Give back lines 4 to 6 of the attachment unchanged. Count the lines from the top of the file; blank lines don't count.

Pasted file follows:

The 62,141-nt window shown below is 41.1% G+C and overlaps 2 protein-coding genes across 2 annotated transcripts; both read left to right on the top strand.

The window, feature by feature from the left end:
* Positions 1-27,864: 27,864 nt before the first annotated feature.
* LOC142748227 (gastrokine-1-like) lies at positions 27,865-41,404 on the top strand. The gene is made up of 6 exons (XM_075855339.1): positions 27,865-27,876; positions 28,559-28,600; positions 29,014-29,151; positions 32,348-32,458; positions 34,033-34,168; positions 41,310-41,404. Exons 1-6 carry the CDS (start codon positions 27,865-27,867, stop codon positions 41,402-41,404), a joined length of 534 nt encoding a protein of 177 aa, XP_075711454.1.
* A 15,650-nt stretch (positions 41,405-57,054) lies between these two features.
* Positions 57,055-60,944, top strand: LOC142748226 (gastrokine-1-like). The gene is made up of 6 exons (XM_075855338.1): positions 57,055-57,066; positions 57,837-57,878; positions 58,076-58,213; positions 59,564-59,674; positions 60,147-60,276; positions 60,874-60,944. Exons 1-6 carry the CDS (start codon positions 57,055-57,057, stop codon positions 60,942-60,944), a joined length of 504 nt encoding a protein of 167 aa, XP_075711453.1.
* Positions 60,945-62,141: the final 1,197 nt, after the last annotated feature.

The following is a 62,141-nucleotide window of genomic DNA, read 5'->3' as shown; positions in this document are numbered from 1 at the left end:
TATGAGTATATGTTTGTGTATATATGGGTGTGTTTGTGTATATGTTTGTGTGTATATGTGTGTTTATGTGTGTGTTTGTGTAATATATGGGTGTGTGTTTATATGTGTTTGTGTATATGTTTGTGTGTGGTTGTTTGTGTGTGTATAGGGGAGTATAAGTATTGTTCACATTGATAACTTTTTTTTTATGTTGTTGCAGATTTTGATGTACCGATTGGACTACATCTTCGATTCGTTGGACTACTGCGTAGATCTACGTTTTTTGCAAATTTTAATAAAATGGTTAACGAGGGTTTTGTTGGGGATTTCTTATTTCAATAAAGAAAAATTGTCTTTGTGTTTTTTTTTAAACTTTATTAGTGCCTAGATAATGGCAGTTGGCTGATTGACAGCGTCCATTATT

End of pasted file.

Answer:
* LOC142748227 (gastrokine-1-like) lies at positions 27,865-41,404 on the top strand. The gene is made up of 6 exons (XM_075855339.1): positions 27,865-27,876; positions 28,559-28,600; positions 29,014-29,151; positions 32,348-32,458; positions 34,033-34,168; positions 41,310-41,404. Exons 1-6 carry the CDS (start codon positions 27,865-27,867, stop codon positions 41,402-41,404), a joined length of 534 nt encoding a protein of 177 aa, XP_075711454.1.
* A 15,650-nt stretch (positions 41,405-57,054) lies between these two features.
* Positions 57,055-60,944, top strand: LOC142748226 (gastrokine-1-like). The gene is made up of 6 exons (XM_075855338.1): positions 57,055-57,066; positions 57,837-57,878; positions 58,076-58,213; positions 59,564-59,674; positions 60,147-60,276; positions 60,874-60,944. Exons 1-6 carry the CDS (start codon positions 57,055-57,057, stop codon positions 60,942-60,944), a joined length of 504 nt encoding a protein of 167 aa, XP_075711453.1.